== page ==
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SPIE Professional October 2007

Five Ways to Improve Your Productivity

The idea of managing time might be a myth, but there are steps you can take to become more organized and less frazzled.

By Susan de la Vergne

Everyone, it seems, shares this problem: too much to do, too little time. That's why we find all kinds of "time management" advice on the market—books, articles, classes, consulting—all about how we can "manage time" to get more done.

Truth is we aren't managing time. Time waits for no one. You can't save it up for later when you need more or spend it faster than it comes to you. If you want to manage many priorities, don't focus on managing time. Instead, manage yourself—your energy, creativity, self awareness, and communications.

Here are a few tips to help you do that.

Take Advantage of Your Best Hours

Are you a morning person or a night owl? Know what your best time of day is, and use that time for the most difficult or complex jobs you face. Start working on a difficult, long, or otherwise intimidating assignment when you're at your best, not when you're dog-tired and have nothing left to give. Whatever your best time is, to the extent you can, take advantage of it.

Don't Try to Multitask

We've come to believe we can do several things at one time and that's how we'll get through the long and winding "to do" list. But the fact is that human beings can't multitask. We wish we could. We wish we were like computers, which can actually perform two cognitive-intensive functions at once. But computers have parallel processors. Human beings don't.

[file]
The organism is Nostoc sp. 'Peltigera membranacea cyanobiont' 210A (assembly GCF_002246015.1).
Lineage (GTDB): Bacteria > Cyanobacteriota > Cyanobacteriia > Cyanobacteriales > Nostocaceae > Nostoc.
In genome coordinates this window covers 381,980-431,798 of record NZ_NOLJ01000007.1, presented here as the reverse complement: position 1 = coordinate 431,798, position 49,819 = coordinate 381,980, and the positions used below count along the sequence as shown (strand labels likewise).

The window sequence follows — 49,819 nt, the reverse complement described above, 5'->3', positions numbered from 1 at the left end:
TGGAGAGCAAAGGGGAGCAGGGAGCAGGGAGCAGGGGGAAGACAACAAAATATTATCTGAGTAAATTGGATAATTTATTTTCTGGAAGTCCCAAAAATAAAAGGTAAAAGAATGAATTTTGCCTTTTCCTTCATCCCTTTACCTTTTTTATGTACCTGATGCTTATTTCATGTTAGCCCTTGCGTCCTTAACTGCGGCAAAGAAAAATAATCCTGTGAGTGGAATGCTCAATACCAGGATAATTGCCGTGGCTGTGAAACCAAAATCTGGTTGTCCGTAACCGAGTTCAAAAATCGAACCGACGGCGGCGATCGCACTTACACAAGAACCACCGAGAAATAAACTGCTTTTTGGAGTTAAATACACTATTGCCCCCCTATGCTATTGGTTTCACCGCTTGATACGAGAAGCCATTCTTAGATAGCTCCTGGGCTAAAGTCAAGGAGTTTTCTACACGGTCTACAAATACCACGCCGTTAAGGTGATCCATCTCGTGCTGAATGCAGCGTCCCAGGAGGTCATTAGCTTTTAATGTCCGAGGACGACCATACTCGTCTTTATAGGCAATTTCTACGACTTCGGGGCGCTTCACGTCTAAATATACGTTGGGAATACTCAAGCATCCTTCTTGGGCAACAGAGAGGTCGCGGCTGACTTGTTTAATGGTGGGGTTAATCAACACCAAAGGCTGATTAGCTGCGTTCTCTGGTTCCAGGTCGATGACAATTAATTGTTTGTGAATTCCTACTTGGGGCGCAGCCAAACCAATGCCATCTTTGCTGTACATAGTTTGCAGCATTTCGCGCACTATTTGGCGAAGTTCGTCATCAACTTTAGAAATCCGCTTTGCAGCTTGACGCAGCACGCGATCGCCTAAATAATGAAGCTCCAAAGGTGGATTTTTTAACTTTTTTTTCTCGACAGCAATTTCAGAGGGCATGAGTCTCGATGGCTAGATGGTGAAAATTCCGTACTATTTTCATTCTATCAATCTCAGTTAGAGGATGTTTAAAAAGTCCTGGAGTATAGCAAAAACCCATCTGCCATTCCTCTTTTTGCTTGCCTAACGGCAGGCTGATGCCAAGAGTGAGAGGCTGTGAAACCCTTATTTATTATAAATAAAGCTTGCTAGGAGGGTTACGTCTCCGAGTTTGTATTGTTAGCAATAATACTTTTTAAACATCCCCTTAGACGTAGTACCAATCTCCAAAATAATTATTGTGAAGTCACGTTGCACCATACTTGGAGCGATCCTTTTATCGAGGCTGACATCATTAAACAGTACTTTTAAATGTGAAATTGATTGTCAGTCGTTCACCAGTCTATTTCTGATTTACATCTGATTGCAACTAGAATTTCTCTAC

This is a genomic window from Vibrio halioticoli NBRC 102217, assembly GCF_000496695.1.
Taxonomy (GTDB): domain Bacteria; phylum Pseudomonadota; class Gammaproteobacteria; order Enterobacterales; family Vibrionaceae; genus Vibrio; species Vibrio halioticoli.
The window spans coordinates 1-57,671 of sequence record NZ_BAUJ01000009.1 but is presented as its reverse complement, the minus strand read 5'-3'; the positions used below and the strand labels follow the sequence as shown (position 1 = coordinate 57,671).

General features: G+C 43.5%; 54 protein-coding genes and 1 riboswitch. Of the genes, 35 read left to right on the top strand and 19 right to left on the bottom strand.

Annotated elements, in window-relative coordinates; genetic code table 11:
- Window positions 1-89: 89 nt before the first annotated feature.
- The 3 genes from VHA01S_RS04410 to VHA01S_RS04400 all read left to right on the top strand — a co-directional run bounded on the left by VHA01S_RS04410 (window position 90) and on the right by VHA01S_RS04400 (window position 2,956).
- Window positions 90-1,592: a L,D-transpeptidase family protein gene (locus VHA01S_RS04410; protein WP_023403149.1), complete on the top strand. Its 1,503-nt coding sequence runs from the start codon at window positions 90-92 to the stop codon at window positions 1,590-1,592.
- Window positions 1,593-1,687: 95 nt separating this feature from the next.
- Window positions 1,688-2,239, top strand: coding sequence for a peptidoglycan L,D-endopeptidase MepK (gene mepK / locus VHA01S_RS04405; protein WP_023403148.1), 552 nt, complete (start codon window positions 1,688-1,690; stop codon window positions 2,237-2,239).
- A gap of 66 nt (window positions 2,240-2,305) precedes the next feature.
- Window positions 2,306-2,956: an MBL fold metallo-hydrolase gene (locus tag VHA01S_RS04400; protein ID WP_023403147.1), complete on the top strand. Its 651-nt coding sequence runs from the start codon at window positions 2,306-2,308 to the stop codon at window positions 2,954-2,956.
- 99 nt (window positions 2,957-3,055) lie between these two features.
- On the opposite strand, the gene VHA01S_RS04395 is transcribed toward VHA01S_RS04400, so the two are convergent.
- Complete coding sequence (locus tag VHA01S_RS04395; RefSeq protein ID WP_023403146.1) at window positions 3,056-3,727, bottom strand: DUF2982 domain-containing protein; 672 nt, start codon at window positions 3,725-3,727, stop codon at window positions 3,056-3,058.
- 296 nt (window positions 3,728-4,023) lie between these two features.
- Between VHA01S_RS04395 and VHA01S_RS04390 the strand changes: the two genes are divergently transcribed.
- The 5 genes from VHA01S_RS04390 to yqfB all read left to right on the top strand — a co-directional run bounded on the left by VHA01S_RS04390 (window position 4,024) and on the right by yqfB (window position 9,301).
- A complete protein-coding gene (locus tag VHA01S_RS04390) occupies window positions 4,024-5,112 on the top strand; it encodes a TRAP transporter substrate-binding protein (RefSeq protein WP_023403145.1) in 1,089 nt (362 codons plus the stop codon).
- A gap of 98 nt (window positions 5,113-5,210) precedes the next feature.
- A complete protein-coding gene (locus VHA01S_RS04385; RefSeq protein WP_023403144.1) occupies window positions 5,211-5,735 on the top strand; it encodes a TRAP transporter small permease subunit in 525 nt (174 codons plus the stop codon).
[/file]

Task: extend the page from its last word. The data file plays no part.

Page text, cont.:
When you think you're "multitasking," you're actually just switching from one task to another, and all that switching takes time. So don't multitask. Focus on the task at hand and you'll get it, and more, done sooner and more efficiently.

Put it Away

We're all guilty of this: "Well, I'll just put this here for now and then I'll put it away (handle it, file it, do something intentional with it) later." Then later never comes. Avoid put-it-there-for-now syndrome. To keep a neater workspace, one where you can put your hands on what you need when you need it, put things away instead of putting them just anywhere "for now."

Manage Unwelcome Interruptions

Ever been stopped in the hallway, after a meeting, or in the parking lot by someone who says "Got a minute?" You don't, but you don't know just how to say "no." Practice—and be ready with—a few well-turned phrases to keep you from being derailed at inopportune times. "I don't have a minute right now, I'm sorry. Can it wait?" or "I'm right in the middle of something, let's schedule a time to talk."

Minimize E-mail Handling

You get a lot of e-mail. Don't we all? You open one and read it, don't know what to do, put it back, open it again, still don't know, put it back, open it again . . . you get the idea. Minimize the number of times you handle the same e-mail. Whenever possible, read it, decide, and move on.

Susan de la Vergne
Susan de la Vergne is a writer and keynote speaker whose 25-year career in information technology management fuels her services in engineering communications and leadership. She wrote the just-released book You Can't Manage Time - But You Can Manage Many Priorities. Learn more at www.susandelavergne.com.

DOI: 10.1117/2.4200710.03